5 Factors that Influence Aesthetics Pricing

Image

Pricing is one of the most challenging aspects of business in any industry. But for aesthetic medicine in particular, understanding pricing is important if you want to distinguish yourself from the competition, maintain good customer relations, stay afloat, and ensure that your work is given the value it deserves.

Pricing is among the most important aspects of how you market your services as an aesthetics provider. Your prices communicate the value that your customers get from your services, and how much they should be willing to pay for them.

There are many methods available to help an aesthetic practice determine ideal pricing, but smart pricing starts by calculating base prices in line with factors specific to your practice. There are five important ones to consider:

1. Cost of equipment

How much does it cost you to conduct each procedure? Project the cost of your equipment per procedure based on acquisition cost, service and maintenance, lifespan, and capacity. Some device manufacturers might charge high upfront or hidden costs, or lock you into costly payment options, but subscription models are often better for the health of your business.

2. Cost of time and space

Running at full capacity, how many procedures could you expect to perform a week, including the time required for set-up and clean-up? This contributes to your overall expenses and income expectations, as does the available office space. It helps to know the potential number of treatments per day per room, revenue per room, and your total potential revenue from services for the entire practice per day, in order to assess the right price for different aesthetic services.

3. Cost of staff time

Consider the experience and skill levels of the staff who run the clinic and who will be performing the procedures. This includes licensed aestheticians, nurses, doctors, as well as staff for reception, office management, and other roles.

4. Practice overheads

How much is the lease or mortgage, marketing expenses, debt service, training, cleaning, and other costs? You can factor in retail sales as an offset to these costs. Combine all these factors to determine the base costs for your services.

5. Profit margins

There’s a lot of price and profit diversity within the field of aesthetic medicine. It would be wise to see how your business measures up to others around you, or others of similar types or with similar services elsewhere. Prices are relative to the context of the business, so be conscious of how your practice fits into that landscape.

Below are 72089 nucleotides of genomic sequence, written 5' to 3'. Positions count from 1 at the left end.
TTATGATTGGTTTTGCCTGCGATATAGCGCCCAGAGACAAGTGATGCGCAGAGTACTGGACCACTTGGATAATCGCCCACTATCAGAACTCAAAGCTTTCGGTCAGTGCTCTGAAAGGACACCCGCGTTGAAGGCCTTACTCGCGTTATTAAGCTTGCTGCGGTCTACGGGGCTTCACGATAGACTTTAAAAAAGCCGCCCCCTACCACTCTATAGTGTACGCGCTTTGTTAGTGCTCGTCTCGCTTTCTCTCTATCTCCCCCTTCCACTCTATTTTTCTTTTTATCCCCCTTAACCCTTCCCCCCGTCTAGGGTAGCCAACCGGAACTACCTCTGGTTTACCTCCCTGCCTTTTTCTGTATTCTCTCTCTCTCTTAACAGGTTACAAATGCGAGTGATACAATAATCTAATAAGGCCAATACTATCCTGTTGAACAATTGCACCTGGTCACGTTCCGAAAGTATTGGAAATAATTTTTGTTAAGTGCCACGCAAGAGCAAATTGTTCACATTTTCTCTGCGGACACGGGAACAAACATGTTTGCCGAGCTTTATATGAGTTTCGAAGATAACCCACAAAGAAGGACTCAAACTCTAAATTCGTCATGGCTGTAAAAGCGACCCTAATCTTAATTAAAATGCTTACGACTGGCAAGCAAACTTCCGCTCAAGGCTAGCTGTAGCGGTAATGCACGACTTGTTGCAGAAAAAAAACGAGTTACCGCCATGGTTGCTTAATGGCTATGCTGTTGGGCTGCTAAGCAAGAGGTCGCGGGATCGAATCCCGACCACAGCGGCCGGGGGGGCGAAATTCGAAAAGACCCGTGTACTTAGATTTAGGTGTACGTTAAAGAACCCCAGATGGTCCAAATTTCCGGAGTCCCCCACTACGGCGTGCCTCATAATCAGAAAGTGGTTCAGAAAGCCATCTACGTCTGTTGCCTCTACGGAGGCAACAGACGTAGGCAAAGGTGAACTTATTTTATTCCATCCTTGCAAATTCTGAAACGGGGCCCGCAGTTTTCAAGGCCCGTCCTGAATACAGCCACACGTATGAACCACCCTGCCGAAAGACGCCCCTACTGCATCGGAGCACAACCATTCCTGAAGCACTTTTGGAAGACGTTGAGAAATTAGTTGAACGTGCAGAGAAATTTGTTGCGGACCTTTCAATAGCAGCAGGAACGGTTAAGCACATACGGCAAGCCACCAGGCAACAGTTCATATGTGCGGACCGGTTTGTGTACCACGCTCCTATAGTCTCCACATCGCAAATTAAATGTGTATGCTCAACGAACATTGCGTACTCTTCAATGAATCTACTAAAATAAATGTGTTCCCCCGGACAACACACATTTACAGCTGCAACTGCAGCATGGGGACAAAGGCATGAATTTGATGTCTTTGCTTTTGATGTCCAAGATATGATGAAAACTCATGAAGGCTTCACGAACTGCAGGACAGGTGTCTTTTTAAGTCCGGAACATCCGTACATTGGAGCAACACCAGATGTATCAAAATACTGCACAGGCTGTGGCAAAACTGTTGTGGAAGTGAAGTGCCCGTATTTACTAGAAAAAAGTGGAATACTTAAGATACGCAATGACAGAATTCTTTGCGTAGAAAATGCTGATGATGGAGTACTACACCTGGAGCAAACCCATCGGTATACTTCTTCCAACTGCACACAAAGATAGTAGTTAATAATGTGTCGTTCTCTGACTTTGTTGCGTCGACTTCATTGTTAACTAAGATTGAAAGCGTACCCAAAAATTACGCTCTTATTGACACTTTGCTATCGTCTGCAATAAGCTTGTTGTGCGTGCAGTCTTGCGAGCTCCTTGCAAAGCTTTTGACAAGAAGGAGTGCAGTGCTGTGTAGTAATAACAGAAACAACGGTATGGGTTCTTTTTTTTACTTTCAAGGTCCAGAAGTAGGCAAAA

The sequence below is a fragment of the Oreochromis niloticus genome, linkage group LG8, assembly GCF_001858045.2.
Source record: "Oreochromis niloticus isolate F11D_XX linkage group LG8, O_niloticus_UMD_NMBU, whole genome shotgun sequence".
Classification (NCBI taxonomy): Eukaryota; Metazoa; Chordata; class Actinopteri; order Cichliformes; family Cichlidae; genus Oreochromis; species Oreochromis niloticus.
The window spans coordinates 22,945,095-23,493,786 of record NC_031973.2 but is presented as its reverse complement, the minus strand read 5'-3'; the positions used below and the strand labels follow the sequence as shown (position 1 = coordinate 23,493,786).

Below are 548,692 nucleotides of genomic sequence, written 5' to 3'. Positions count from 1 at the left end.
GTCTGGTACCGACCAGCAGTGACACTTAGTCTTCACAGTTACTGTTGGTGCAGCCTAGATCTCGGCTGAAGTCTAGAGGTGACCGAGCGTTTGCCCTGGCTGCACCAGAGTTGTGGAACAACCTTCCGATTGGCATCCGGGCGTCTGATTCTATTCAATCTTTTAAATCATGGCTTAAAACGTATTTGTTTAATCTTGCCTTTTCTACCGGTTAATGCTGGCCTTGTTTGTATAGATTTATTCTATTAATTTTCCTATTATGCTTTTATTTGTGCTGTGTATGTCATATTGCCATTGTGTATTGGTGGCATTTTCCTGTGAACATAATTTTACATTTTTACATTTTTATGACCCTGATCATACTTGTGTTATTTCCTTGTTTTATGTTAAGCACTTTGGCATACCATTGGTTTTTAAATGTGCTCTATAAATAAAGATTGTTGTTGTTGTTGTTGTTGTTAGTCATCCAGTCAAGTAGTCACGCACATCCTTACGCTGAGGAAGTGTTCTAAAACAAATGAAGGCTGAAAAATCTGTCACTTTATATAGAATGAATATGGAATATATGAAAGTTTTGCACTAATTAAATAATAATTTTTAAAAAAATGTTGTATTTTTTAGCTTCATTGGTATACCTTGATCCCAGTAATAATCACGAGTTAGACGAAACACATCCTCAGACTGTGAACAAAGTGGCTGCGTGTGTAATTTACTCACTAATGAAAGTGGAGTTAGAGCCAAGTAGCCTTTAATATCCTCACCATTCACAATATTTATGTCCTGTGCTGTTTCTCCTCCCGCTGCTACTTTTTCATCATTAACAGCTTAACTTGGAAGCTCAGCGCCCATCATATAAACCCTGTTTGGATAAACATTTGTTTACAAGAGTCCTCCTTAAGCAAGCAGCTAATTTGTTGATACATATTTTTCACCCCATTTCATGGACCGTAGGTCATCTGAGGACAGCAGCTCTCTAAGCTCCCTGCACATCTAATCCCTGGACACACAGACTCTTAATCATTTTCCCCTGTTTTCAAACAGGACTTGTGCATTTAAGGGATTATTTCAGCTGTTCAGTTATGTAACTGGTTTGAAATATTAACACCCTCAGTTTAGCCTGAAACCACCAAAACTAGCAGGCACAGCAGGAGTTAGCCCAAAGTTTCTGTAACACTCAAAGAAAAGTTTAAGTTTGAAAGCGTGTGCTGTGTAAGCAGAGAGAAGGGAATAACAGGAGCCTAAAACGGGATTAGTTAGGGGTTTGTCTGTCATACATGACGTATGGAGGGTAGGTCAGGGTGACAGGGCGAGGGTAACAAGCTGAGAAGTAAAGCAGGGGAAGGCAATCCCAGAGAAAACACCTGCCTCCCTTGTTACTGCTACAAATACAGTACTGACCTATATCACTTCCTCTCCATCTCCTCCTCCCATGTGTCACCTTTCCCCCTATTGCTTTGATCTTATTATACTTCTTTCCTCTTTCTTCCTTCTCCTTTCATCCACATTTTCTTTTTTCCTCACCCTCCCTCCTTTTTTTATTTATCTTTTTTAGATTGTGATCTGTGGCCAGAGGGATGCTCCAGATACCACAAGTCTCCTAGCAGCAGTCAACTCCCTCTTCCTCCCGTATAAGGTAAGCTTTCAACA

Once you have finalized your prices, you need to win customer acceptance. Though people researching aesthetics services are cost-conscious, they are not shopping for a commodity service. Understanding and educating your customer is essential. When potential customers inquire about price, don’t simply provide quotes for your services and end the discussion there. Use this exchange as an opportunity to build a relationship, inquire about their expectations, and encourage them to come for a consultation.

Helping clients understand the value they receive establishes aesthetic treatments as important personal investments when performed by the right provider, rather than something that can be bought anywhere. These conversations are key opportunities to subtly remind customers of your credentials, the quality of your services, your record of satisfied clients, awards, treatment benefits, and more.

Want to learn more about how to price your services, stand out from competitors, and build trust with new patients? Download our full report, Pricing 101: How to Price Your Aesthetic Services for Practice Health.

Interested in learning more about Venus Concept devices and treatments?

Speak to an expert

SEARCH

CATEGORIES

PRODUCT NEWS

UPCOMING EVENTS